As for NT threads: there are some nasty issues that require painful workarounds. I could write volumes about the deficiencies, but here are some highlights:

    1. No cancellation mechanism! In NT, if you want to shut down a thread in an orderly manner, you have to figure out what object(s) it is blocking on and disentangle it. In POSIX threads, you simply cancel the thread and when it hits the next cancellation point, it executes registered cleanup handlers and terminates. In NT, there are no cleanup handlers; a thread killed by TerminateThread just leaks all of its local resources.

    2. Thread local storage is a joke! In POSIX, every thread specific key lets you register a cleanup handler. When a thread terminates, it executes cleanup handlers for all thread specific keys that have handlers. The only way I know of to do this in NT is to put your stuff into a DLL, so that you can hook the clean up to the THREAD_DETACH command passed to DllMain()---under this solution you have to write your own thread specific storage subsystem that supports destructors.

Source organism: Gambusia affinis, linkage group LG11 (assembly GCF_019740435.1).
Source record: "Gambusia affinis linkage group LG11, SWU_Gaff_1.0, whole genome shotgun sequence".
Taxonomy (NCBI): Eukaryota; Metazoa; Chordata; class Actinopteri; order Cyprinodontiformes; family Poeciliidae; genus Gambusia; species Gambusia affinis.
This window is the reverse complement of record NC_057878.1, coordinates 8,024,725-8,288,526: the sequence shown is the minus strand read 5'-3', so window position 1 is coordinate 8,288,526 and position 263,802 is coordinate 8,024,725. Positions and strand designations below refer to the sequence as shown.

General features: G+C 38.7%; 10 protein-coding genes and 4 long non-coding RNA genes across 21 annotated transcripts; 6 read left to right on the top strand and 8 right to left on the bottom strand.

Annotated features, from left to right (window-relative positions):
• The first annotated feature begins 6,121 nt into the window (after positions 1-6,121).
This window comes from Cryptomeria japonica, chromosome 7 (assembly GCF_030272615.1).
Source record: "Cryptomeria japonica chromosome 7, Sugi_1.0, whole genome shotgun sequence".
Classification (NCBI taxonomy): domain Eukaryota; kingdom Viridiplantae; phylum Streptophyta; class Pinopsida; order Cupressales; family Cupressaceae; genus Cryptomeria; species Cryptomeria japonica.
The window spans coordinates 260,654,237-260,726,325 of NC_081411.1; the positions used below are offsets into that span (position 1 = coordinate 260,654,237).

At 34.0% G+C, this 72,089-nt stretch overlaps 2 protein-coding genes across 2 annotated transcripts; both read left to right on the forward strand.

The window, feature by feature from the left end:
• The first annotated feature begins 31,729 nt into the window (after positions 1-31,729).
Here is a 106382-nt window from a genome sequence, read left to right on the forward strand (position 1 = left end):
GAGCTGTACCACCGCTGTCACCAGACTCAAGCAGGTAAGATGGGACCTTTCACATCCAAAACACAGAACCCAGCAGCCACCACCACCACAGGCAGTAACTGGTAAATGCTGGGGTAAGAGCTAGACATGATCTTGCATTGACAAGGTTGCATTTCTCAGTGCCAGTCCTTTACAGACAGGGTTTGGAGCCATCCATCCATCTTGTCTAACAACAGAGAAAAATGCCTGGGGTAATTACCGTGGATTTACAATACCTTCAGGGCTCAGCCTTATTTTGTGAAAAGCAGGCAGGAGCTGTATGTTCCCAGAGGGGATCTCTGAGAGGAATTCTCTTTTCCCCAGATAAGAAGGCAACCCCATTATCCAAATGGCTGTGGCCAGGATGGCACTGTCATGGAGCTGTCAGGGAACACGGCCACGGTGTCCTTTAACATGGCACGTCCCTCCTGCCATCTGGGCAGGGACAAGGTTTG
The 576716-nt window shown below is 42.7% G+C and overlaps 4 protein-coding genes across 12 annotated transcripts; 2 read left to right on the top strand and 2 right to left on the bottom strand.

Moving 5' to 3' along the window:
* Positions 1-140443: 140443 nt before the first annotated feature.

3. No condition variables! NT's events are poor substitutes for condition variables. There is no way to create an event that can wake up all threads waiting on it AND which can wake up just a single thread. With POSIX conditions, you have pthread_cond_signal() and pthread_cond_broadcast(). Furthermore, pthread_cond_wait() is a cancellation point (recall that NT has no cancellation). Events are horrible, stateful objects. Conditions are stateless, making it easier to verify code to be free of race conditions and other problems.

    4. Poor exclusion mechanisms! Critical sections are the rough equivalent of the POSIX mutex. But they are fraught with problems. For one thing, each critical section has its own internal event that is used to resolve contention. This event is allocated when needed. Thus in low memory conditions, EnterCriticalSection() can throw a win32 exception due to failure to allocate the event handle! InitializeCriticalSection() returns nothing. (But there is a little known hack in NT only: if you pass a spin count with its high order bit set to InitializeCriticalSectionAndSpincount() then it will pre-allocate the event). Preallocated or not, each critical section potentially consumes non-swappable kernel memory!